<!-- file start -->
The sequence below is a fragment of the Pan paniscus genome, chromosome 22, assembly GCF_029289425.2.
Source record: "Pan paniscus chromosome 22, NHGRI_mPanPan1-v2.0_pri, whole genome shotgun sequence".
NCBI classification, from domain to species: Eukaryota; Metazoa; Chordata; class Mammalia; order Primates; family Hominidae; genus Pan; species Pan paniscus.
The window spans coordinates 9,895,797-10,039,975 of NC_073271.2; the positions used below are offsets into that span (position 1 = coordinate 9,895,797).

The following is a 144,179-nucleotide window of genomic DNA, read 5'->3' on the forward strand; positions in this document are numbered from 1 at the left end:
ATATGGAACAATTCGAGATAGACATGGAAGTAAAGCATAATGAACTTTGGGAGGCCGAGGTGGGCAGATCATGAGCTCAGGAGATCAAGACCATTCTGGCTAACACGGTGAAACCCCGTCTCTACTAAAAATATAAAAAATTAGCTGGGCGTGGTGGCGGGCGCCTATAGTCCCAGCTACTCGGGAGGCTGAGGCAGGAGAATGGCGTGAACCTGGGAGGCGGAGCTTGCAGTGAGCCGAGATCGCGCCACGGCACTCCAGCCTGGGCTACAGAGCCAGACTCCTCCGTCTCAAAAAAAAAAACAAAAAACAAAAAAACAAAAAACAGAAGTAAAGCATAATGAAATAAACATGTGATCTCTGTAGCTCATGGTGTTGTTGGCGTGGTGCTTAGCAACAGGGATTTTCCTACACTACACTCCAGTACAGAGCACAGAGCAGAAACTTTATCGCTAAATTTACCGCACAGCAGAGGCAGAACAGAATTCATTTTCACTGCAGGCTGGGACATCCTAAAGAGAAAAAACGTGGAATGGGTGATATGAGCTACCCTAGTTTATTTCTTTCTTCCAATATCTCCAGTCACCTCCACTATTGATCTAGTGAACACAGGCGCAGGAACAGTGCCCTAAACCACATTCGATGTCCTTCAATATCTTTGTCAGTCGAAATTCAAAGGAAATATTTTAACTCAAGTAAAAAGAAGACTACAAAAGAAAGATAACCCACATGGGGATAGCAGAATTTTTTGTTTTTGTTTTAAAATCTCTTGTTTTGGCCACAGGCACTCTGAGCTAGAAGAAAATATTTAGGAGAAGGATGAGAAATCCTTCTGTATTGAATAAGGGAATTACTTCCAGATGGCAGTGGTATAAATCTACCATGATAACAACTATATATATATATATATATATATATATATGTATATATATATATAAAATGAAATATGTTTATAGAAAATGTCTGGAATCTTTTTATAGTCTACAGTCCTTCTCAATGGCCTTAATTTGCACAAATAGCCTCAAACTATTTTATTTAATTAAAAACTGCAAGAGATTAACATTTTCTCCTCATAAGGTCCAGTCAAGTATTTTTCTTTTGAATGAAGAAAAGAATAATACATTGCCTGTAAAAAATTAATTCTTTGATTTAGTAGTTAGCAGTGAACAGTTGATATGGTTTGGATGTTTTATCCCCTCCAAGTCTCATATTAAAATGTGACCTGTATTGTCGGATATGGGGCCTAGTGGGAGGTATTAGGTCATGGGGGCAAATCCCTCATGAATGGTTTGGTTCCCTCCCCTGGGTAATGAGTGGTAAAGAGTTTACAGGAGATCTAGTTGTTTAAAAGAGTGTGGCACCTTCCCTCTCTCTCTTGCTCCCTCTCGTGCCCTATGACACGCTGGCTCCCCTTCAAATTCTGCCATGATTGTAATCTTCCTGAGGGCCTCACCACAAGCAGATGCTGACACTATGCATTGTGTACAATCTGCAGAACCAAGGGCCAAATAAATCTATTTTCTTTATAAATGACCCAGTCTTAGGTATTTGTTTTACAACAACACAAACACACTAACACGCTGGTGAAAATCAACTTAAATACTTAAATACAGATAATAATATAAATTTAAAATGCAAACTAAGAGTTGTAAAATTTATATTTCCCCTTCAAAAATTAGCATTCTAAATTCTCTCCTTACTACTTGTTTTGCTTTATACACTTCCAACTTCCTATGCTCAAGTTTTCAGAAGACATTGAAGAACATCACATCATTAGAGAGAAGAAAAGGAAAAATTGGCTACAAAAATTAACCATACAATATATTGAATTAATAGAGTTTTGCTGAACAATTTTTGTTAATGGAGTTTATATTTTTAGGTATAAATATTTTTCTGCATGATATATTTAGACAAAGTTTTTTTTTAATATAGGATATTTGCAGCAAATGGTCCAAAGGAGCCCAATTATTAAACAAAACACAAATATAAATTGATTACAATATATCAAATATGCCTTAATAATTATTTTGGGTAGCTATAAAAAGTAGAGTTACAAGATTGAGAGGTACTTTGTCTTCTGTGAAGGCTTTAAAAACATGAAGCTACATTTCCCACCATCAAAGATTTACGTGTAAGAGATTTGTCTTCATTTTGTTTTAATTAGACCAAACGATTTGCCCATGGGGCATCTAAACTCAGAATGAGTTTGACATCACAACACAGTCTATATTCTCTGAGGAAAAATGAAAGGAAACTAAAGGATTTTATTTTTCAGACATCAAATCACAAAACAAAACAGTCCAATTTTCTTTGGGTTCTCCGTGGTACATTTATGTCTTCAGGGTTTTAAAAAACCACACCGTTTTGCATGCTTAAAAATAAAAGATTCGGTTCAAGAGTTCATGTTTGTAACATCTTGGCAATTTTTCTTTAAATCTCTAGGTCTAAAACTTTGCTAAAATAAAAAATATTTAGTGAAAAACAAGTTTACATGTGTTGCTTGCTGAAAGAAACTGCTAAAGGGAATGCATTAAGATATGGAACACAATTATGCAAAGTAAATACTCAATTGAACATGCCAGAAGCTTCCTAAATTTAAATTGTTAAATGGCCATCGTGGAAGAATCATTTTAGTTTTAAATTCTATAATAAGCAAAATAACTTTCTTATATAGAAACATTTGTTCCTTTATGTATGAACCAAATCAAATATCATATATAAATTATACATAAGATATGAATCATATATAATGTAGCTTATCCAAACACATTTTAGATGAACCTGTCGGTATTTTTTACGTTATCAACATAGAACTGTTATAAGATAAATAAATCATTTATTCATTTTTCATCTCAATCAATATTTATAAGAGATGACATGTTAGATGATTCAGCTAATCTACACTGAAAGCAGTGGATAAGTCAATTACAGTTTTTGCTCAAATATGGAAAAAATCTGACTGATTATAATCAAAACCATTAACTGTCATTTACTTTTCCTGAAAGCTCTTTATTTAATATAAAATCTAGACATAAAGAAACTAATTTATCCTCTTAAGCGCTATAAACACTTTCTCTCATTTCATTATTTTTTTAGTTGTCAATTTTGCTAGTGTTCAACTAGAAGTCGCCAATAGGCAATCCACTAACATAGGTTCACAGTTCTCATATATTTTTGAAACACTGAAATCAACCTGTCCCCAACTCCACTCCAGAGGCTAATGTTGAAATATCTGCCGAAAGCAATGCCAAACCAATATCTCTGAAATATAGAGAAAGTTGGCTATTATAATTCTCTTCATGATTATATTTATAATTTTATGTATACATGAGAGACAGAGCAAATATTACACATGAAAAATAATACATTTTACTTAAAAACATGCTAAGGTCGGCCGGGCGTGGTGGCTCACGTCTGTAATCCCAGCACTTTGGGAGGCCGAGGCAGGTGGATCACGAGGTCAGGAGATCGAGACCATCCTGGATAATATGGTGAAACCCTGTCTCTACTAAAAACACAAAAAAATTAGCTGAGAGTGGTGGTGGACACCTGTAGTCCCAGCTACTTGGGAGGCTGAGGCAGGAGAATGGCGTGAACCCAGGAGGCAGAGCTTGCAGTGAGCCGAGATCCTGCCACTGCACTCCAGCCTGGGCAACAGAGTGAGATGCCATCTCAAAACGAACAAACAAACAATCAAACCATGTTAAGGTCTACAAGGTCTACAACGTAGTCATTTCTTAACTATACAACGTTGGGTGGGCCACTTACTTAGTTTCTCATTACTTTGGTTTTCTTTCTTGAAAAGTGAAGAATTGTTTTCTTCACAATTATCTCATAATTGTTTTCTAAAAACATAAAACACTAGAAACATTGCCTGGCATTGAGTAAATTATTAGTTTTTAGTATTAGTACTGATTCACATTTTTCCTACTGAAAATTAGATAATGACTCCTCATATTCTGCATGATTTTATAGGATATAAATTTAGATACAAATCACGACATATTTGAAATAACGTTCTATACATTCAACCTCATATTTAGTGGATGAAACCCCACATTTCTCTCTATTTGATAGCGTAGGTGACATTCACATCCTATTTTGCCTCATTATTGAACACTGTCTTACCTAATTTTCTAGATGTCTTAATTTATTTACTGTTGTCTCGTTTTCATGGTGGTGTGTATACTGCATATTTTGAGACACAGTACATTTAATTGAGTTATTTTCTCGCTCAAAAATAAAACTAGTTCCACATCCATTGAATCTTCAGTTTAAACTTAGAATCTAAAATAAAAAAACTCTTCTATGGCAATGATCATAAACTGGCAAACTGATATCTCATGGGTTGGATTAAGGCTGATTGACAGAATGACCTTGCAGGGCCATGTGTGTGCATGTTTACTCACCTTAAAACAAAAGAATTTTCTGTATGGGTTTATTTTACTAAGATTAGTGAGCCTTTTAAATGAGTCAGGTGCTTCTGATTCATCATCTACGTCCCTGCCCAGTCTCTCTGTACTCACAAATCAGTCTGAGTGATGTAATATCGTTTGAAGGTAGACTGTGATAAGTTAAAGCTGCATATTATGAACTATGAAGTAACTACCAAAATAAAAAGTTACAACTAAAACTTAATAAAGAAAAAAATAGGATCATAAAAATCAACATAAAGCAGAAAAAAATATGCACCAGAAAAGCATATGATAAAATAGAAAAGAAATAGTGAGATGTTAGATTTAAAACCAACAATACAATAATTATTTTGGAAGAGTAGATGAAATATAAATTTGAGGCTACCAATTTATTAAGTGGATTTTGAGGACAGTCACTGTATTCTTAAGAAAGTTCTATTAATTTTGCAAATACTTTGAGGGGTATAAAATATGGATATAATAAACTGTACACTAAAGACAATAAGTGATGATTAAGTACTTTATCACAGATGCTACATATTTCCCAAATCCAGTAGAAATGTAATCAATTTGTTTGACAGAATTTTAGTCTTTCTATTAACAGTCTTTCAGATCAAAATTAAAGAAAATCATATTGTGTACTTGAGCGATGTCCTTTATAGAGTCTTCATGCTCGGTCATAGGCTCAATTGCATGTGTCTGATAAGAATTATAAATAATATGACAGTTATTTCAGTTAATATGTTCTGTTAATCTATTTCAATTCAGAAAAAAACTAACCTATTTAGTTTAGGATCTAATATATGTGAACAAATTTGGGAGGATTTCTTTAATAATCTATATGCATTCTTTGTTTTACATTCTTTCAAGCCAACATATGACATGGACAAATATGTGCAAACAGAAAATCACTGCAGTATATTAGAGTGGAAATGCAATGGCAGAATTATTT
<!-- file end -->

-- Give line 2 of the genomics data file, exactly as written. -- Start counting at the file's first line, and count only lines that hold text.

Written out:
Source record: "Pan paniscus chromosome 22, NHGRI_mPanPan1-v2.0_pri, whole genome shotgun sequence".